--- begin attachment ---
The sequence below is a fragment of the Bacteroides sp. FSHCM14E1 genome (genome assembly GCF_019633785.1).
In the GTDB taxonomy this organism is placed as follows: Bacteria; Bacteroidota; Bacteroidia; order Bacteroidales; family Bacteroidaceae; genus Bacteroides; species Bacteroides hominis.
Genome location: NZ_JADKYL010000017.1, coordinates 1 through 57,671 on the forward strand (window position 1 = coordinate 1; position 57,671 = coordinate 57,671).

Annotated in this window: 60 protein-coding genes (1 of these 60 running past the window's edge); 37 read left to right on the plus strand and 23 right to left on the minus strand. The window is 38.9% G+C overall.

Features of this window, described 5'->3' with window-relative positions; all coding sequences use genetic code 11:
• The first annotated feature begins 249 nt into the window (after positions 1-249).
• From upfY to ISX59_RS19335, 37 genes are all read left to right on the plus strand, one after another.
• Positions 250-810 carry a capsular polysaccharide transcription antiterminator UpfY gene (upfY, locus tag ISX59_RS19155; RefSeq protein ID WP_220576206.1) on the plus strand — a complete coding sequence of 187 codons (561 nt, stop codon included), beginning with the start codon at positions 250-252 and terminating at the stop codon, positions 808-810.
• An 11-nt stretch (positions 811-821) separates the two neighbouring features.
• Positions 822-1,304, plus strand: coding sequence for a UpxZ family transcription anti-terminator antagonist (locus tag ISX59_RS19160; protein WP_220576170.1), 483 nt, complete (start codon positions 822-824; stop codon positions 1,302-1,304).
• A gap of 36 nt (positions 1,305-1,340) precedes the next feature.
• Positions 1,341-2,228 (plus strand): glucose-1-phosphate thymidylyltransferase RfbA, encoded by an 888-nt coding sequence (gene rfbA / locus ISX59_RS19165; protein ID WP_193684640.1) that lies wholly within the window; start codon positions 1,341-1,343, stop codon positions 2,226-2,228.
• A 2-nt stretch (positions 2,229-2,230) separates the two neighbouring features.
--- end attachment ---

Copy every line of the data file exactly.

The sequence below is a fragment of the Bacteroides sp. FSHCM14E1 genome (genome assembly GCF_019633785.1).
In the GTDB taxonomy this organism is placed as follows: Bacteria; Bacteroidota; Bacteroidia; order Bacteroidales; family Bacteroidaceae; genus Bacteroides; species Bacteroides hominis.
Genome location: NZ_JADKYL010000017.1, coordinates 1 through 57,671 on the forward strand (window position 1 = coordinate 1; position 57,671 = coordinate 57,671).

Annotated in this window: 60 protein-coding genes (1 of these 60 running past the window's edge); 37 read left to right on the plus strand and 23 right to left on the minus strand. The window is 38.9% G+C overall.

Features of this window, described 5'->3' with window-relative positions; all coding sequences use genetic code 11:
• The first annotated feature begins 249 nt into the window (after positions 1-249).
• From upfY to ISX59_RS19335, 37 genes are all read left to right on the plus strand, one after another.
• Positions 250-810 carry a capsular polysaccharide transcription antiterminator UpfY gene (upfY, locus tag ISX59_RS19155; RefSeq protein ID WP_220576206.1) on the plus strand — a complete coding sequence of 187 codons (561 nt, stop codon included), beginning with the start codon at positions 250-252 and terminating at the stop codon, positions 808-810.
• An 11-nt stretch (positions 811-821) separates the two neighbouring features.
• Positions 822-1,304, plus strand: coding sequence for a UpxZ family transcription anti-terminator antagonist (locus tag ISX59_RS19160; protein WP_220576170.1), 483 nt, complete (start codon positions 822-824; stop codon positions 1,302-1,304).
• A gap of 36 nt (positions 1,305-1,340) precedes the next feature.
• Positions 1,341-2,228 (plus strand): glucose-1-phosphate thymidylyltransferase RfbA, encoded by an 888-nt coding sequence (gene rfbA / locus ISX59_RS19165; protein ID WP_193684640.1) that lies wholly within the window; start codon positions 1,341-1,343, stop codon positions 2,226-2,228.
• A 2-nt stretch (positions 2,229-2,230) separates the two neighbouring features.